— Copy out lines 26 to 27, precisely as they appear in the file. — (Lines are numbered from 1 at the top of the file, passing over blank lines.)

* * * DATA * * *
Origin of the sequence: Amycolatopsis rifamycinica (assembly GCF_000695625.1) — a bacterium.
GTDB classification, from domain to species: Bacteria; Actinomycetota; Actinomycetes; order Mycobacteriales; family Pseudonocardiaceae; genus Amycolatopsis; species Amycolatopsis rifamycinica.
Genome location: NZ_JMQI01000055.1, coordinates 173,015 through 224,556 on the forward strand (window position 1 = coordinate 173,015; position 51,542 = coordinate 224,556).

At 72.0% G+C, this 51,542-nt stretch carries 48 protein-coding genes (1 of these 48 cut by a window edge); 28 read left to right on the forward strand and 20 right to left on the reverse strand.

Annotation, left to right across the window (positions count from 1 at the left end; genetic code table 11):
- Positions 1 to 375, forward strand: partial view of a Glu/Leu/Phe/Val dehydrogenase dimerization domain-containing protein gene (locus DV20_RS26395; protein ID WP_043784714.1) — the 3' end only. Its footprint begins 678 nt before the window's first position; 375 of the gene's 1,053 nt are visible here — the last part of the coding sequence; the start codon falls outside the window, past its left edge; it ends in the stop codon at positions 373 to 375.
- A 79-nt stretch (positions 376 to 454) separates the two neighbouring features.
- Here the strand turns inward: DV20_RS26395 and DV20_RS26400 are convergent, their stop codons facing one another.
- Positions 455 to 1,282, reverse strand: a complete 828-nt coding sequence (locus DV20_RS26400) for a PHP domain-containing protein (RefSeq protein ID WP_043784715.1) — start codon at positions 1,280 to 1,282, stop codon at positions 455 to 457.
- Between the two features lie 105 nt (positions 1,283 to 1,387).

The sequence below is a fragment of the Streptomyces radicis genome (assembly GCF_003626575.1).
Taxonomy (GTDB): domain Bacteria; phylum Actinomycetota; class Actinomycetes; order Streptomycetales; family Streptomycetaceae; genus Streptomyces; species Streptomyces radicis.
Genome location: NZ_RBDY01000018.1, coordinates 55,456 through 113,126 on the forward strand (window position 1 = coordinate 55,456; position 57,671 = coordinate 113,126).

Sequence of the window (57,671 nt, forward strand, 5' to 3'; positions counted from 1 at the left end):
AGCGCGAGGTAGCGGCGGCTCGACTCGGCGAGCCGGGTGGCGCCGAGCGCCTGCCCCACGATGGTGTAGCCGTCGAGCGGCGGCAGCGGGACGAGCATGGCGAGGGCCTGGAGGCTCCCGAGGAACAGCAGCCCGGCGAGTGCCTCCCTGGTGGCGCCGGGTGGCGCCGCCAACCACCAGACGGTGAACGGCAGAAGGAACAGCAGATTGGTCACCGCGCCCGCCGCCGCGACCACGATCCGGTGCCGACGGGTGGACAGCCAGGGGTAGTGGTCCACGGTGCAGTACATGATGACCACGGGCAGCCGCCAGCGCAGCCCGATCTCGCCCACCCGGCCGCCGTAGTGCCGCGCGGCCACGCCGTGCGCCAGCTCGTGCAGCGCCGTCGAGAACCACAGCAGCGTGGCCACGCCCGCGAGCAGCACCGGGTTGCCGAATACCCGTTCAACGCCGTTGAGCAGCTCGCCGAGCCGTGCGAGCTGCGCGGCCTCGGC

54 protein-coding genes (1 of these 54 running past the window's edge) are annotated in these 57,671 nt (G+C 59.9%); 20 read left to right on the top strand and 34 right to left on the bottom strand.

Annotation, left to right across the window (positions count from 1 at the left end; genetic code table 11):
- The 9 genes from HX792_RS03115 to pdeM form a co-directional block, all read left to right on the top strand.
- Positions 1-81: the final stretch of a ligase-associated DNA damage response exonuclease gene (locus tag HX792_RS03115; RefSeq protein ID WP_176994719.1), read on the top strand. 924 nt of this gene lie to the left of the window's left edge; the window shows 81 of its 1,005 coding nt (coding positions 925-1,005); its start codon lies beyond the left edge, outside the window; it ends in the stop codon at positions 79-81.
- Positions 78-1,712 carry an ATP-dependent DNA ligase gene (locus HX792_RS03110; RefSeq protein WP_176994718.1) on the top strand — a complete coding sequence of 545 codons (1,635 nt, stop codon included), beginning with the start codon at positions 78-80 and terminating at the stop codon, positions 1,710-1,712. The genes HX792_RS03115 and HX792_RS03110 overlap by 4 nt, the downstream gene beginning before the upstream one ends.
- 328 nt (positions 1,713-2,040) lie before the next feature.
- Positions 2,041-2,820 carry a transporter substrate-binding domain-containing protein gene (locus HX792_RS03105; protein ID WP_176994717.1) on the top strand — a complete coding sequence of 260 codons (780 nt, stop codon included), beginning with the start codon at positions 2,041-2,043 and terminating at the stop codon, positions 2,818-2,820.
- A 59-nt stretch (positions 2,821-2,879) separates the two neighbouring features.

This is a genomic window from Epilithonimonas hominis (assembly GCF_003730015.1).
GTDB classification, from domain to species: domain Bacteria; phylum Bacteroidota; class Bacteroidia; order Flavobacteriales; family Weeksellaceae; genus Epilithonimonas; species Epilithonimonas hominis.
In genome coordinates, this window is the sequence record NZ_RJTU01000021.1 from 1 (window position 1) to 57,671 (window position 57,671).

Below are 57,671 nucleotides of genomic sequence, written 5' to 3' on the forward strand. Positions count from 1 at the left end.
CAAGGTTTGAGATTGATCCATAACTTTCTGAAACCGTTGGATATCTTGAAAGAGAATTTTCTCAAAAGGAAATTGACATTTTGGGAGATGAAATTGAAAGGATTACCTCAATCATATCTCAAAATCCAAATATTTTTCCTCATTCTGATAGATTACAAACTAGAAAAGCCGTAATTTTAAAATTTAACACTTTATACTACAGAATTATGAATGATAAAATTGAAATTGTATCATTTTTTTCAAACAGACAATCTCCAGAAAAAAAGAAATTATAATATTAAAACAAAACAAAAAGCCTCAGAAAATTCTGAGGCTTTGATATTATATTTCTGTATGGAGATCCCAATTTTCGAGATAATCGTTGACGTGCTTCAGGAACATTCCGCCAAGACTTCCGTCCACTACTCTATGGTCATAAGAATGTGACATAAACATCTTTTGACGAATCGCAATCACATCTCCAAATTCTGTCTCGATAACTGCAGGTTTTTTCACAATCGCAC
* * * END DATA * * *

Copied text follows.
In genome coordinates, this window is the sequence record NZ_RJTU01000021.1 from 1 (window position 1) to 57,671 (window position 57,671).

Below are 57,671 nucleotides of genomic sequence, written 5' to 3' on the forward strand. Positions count from 1 at the left end.